The magic of the Lido isn’t just “being removed from the action of mass tourism,” writes Julia Buckley at The Independent. “The magic is that although it’s full of tourists, it’s also full of locals. It’s a real place, inhabited by people who saw what happened to Venice and want to make sure it never happens again (almost everyone I meet on the Lido tells me that they used to live in town, until town got unbearable).” Back in the 19th and early 20th centuries, explains Buckley, the Lido was “the place to be … Europe’s glam set descended every summer. They built everything from belle époque villas to beach cabins. They liked the art on offer in town, of course -- and they loved the intellectual air it leant to their fun in the sun -- but they liked the Lido even more.” But as Venice exploded in popularity in the 20th century, “the Lido had an identity crisis.” The result: today’s locals are “taking care to curate it: to keep the small businesses open, to retain a sense of community, to keep things on a small scale, to keep them local.”
This 12km barrier island once quartered visiting navies and attracted Europe’s early 20th-century aristocratic holidaymakers, is still Venice’s beach and bastion. Lido’s high season peaks in late August and early September, when the star-spotters pile on the vaporetto to catch a glimpse of rich and famous at the Venice Film Festival. But take some time to “enjoy the sandy cost of Lido,” advises Jasmina Kanuric at The Culture Trip. Your budget will dictate whether you go to a private or public beach. Lido’s public beach is located to the north. One of the best private beaches is Hotel Excelsior Beach.
Viale Santa Maria Elisabetta, commonly called Gran Viale, is the main strip. The street crosses the whole island from the vaporetto stop and is dotted by hotels, shops and eateries. “Look up at the buildings on either side,” recommends Italy Heaven and “don't miss the fish details on top of a left-hand façade as you reach the sea.” But nature is the real star of Lido. The Alberoni Oasis is a protected reserve, located on the south end of Lido island. It holds one of the largest and best-preserved dune systems on the coasts of the Northern Adriatic Sea. It is “a unique environment used as a stopover and winter habitat for numerous birds,” says Venezia Unica.
The island’s charms inspired the likes of Byron to poetic heights. You can look into his study room in the Armenian Monastery, where a permanent exhibition is devoted to the writer. Elsewhere, the church of San Nicolò al Lido was founded in the early days of Venice and formed the most important of three sea entrances to the lagoon. You can also walk around the nearby Ancient Jewish Cemetery. And take time to explore Malamocco, an idyllic village connected to the Lido by a series of bridges, whose “pastel Gothic palaces were built by the doges of Venice when they established a capital here in the eighth century,” recounts Conde Nast Traveller. The most prominent landmarks include the Church of Santa Maria Assunta, Ponte Borgo (the oldest bridge in the village), and Palazzo del Podestà, where the village’s mayors resided until 1339.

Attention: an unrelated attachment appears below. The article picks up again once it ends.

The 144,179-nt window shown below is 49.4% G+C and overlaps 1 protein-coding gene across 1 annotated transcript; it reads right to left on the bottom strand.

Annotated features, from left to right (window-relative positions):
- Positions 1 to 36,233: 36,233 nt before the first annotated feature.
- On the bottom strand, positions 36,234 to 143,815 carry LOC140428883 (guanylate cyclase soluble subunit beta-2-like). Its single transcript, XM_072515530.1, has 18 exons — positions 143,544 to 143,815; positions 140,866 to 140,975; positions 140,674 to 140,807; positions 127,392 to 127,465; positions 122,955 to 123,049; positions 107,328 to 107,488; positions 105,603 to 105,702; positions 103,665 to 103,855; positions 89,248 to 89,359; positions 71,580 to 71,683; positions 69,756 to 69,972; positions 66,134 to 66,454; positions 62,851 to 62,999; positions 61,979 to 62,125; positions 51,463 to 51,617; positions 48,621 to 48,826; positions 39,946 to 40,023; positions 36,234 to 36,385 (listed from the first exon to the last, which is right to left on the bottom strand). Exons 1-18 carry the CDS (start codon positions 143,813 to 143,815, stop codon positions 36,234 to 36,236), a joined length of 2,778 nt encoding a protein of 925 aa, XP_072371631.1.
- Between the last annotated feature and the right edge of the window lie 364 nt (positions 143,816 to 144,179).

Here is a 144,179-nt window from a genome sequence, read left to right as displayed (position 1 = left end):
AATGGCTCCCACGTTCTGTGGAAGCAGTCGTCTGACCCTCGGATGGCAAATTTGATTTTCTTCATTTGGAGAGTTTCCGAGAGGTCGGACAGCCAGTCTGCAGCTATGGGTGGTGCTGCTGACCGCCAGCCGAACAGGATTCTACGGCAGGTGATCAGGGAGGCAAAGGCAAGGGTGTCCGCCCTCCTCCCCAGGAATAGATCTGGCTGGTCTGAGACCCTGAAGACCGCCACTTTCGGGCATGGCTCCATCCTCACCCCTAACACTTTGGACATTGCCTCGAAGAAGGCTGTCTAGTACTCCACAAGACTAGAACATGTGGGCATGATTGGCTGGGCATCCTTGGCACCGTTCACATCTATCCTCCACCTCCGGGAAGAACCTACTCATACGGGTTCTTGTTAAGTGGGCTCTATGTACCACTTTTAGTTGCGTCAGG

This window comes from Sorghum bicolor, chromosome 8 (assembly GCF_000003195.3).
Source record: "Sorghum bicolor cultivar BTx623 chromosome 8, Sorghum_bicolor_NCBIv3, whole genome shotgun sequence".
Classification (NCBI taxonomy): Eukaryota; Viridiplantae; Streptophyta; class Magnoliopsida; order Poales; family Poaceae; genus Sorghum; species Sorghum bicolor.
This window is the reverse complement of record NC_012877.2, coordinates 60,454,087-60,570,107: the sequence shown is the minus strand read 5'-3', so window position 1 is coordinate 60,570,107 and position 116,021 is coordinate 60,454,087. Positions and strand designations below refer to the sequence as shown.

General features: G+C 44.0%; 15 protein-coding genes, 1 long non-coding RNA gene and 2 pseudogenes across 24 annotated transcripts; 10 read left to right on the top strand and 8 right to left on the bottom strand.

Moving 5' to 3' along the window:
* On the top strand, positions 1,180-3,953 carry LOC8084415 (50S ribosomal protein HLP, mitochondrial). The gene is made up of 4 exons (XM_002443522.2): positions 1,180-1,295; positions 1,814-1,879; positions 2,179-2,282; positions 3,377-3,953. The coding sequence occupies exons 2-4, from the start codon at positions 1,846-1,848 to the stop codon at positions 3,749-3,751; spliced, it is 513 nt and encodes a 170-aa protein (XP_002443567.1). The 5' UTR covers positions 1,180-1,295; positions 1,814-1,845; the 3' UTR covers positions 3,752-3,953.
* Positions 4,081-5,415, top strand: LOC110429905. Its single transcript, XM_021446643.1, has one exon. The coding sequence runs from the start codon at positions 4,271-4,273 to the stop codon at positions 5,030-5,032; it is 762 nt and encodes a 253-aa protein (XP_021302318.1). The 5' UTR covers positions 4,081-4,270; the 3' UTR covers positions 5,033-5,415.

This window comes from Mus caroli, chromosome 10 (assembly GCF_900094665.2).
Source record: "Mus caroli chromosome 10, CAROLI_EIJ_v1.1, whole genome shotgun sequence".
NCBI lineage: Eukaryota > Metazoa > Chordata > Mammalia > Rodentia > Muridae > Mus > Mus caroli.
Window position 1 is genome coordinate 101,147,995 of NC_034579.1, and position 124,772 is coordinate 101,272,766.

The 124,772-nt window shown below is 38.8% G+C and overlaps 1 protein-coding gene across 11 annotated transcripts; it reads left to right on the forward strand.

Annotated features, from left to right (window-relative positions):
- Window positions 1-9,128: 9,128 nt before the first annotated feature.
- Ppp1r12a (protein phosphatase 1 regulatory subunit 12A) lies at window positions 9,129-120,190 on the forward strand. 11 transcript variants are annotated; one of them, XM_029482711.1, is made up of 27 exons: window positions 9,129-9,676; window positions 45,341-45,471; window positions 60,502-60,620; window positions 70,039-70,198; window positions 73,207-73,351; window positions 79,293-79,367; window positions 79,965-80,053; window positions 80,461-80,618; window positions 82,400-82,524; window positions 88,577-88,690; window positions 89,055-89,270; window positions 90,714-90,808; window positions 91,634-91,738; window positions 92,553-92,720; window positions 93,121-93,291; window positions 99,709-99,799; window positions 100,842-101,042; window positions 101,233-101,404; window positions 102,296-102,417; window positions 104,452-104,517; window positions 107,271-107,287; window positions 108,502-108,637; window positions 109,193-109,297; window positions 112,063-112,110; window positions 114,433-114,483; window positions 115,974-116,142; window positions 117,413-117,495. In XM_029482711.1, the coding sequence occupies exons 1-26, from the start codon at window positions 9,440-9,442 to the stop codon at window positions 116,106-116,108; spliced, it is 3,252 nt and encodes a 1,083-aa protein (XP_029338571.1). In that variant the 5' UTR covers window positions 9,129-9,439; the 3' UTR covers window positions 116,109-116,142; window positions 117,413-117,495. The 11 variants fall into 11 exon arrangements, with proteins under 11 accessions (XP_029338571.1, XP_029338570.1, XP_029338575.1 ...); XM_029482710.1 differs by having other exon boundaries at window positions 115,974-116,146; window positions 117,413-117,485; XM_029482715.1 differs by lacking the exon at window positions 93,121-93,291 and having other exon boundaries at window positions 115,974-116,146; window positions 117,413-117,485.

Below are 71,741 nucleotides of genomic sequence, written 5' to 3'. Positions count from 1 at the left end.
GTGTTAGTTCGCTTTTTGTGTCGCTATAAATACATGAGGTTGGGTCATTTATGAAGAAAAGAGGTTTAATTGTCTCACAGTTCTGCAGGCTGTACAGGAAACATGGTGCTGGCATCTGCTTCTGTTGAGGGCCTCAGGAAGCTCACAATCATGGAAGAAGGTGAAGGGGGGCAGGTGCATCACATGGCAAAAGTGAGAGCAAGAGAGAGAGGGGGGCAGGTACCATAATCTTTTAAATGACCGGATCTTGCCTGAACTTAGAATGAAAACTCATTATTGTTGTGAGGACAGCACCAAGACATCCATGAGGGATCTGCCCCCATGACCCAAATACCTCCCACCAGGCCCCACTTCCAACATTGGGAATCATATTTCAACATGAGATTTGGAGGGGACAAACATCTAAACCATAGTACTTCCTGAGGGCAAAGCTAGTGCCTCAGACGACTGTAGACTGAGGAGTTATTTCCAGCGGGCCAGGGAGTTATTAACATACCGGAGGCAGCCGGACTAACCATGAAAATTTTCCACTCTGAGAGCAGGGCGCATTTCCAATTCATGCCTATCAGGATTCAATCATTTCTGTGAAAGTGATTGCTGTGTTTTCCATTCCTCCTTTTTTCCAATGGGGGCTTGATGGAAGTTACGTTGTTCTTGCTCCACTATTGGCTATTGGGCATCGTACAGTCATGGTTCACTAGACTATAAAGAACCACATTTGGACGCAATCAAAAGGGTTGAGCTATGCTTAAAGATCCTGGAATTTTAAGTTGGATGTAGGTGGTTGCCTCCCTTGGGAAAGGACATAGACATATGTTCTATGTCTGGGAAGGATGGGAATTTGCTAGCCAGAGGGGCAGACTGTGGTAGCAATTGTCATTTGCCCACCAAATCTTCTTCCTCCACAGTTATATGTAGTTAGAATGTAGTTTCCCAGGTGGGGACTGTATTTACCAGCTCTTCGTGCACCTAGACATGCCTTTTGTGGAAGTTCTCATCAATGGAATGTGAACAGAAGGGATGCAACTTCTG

To the south is Pellestrina, another barrier island, but this time almost exclusively populated by fishermen. “There are many reasons to visit this island,” explains Nicoletta Fornaro at Naturally Epicurean, “but out of all of them the best one is the authentic and simple dimension of the place.” Smaller islands dot the foreground, the island of San Lazzaro degli Armeni is “home of Mechitarists (the Armenian Catholics),” says John Carswell in City Secrets, while San Servolo is the location of the city university and an abandoned asylum, which now houses the Museum of Madness. More enticing is the recent opening of the J W Marriott resort on the private-island Isole della Rose with its luxurious rooftop spa and Michelin-starred restaurant.
The entire area has an enviable reputation for seafood, writes The Culture Trip recommending a top-ten list of restaurants ranging from the “friendly and relaxed” Da Cri Cri e Tendina to Villa Mabapa; popular with the locals, it is famous for its high-quality Venetian cuisine, “accompanied by their in-house pianist.” Or you can head to the pricey Osteria, advises Anne Hanley in The Telegraph. “The staff can be off-hand, but you're paying for top-quality, straight-off-the-boat Adriatic fish and seafood.”
Even the way it slides off the tongue in Italian sounds luxe and slightly louche: Leeed-oh. This 12km barrier island, which once quartered visiting navies and attracted Europe's early 20th-century aristocratic holidaymakers, is still Venice's beach and bastion. And these days it reinventing itself as a hub of sustainable tourism, writes Julia Buckley at The Independent.
To the south is Pellestrina, another barrier island, but this time almost exclusively populated by fishermen. "There are many reasons to visit this island," explains Nicoletta Fornaro at Naturally Epicurean, "but out of all of them the best one is the authentic and simple dimension of the place." Smaller islands dot the foreground, the island of San Lazzaro degli Armeni is "home of Mechitarists (the Armenian Catholics)," reveals John Carswell in City Secrets, while San Servolo is the location of the city university and an abandoned asylum, which now houses the Museum of Madness. More enticing is the recent opening of the J W Marriott resort on the private-island Isole della Rose with its luxurious rooftop spa and Michelin-starred restaurant.
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